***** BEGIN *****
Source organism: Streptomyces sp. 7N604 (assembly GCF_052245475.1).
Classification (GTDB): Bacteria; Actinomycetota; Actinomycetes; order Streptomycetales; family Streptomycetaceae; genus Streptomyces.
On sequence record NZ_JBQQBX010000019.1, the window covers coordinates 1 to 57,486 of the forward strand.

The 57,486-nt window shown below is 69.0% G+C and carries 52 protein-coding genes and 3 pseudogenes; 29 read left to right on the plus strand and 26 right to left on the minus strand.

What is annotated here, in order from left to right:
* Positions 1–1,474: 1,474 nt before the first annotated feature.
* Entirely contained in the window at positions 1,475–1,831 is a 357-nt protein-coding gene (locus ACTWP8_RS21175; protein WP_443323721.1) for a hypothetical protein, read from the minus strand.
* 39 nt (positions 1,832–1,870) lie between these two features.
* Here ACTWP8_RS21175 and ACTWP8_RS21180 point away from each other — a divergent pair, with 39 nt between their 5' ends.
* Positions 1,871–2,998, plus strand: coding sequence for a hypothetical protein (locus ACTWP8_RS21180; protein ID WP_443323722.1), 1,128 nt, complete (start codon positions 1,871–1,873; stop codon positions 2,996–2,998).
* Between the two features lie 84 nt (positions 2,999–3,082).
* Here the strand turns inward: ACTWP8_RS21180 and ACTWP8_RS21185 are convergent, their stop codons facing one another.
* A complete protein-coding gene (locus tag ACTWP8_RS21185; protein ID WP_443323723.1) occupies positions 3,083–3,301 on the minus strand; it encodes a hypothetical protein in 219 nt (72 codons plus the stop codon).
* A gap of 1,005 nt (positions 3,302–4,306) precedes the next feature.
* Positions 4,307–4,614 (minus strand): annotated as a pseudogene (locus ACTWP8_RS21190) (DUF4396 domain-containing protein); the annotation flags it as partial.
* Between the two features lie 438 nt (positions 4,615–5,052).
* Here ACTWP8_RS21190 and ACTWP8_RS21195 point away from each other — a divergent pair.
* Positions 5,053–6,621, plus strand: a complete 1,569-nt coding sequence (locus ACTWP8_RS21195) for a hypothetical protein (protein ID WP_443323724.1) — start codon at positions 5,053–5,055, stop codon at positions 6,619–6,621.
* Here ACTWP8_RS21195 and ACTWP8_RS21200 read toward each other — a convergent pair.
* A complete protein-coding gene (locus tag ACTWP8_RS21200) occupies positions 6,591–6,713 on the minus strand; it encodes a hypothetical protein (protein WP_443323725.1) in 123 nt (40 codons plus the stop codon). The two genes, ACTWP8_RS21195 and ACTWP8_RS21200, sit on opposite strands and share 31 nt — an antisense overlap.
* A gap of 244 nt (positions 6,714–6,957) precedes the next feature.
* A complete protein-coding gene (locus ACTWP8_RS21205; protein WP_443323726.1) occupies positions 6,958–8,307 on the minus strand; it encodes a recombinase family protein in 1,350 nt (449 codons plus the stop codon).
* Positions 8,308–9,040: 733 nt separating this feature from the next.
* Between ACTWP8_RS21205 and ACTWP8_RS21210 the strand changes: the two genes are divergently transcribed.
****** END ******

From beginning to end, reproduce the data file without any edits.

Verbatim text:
Source organism: Streptomyces sp. 7N604 (assembly GCF_052245475.1).
Classification (GTDB): Bacteria; Actinomycetota; Actinomycetes; order Streptomycetales; family Streptomycetaceae; genus Streptomyces.
On sequence record NZ_JBQQBX010000019.1, the window covers coordinates 1 to 57,486 of the forward strand.

The 57,486-nt window shown below is 69.0% G+C and carries 52 protein-coding genes and 3 pseudogenes; 29 read left to right on the plus strand and 26 right to left on the minus strand.

What is annotated here, in order from left to right:
* Positions 1–1,474: 1,474 nt before the first annotated feature.
* Entirely contained in the window at positions 1,475–1,831 is a 357-nt protein-coding gene (locus ACTWP8_RS21175; protein WP_443323721.1) for a hypothetical protein, read from the minus strand.
* 39 nt (positions 1,832–1,870) lie between these two features.
* Here ACTWP8_RS21175 and ACTWP8_RS21180 point away from each other — a divergent pair, with 39 nt between their 5' ends.
* Positions 1,871–2,998, plus strand: coding sequence for a hypothetical protein (locus ACTWP8_RS21180; protein ID WP_443323722.1), 1,128 nt, complete (start codon positions 1,871–1,873; stop codon positions 2,996–2,998).
* Between the two features lie 84 nt (positions 2,999–3,082).
* Here the strand turns inward: ACTWP8_RS21180 and ACTWP8_RS21185 are convergent, their stop codons facing one another.
* A complete protein-coding gene (locus tag ACTWP8_RS21185; protein ID WP_443323723.1) occupies positions 3,083–3,301 on the minus strand; it encodes a hypothetical protein in 219 nt (72 codons plus the stop codon).
* A gap of 1,005 nt (positions 3,302–4,306) precedes the next feature.
* Positions 4,307–4,614 (minus strand): annotated as a pseudogene (locus ACTWP8_RS21190) (DUF4396 domain-containing protein); the annotation flags it as partial.
* Between the two features lie 438 nt (positions 4,615–5,052).
* Here ACTWP8_RS21190 and ACTWP8_RS21195 point away from each other — a divergent pair.
* Positions 5,053–6,621, plus strand: a complete 1,569-nt coding sequence (locus ACTWP8_RS21195) for a hypothetical protein (protein ID WP_443323724.1) — start codon at positions 5,053–5,055, stop codon at positions 6,619–6,621.
* Here ACTWP8_RS21195 and ACTWP8_RS21200 read toward each other — a convergent pair.
* A complete protein-coding gene (locus tag ACTWP8_RS21200) occupies positions 6,591–6,713 on the minus strand; it encodes a hypothetical protein (protein WP_443323725.1) in 123 nt (40 codons plus the stop codon). The two genes, ACTWP8_RS21195 and ACTWP8_RS21200, sit on opposite strands and share 31 nt — an antisense overlap.
* A gap of 244 nt (positions 6,714–6,957) precedes the next feature.
* A complete protein-coding gene (locus ACTWP8_RS21205; protein WP_443323726.1) occupies positions 6,958–8,307 on the minus strand; it encodes a recombinase family protein in 1,350 nt (449 codons plus the stop codon).
* Positions 8,308–9,040: 733 nt separating this feature from the next.
* Between ACTWP8_RS21205 and ACTWP8_RS21210 the strand changes: the two genes are divergently transcribed.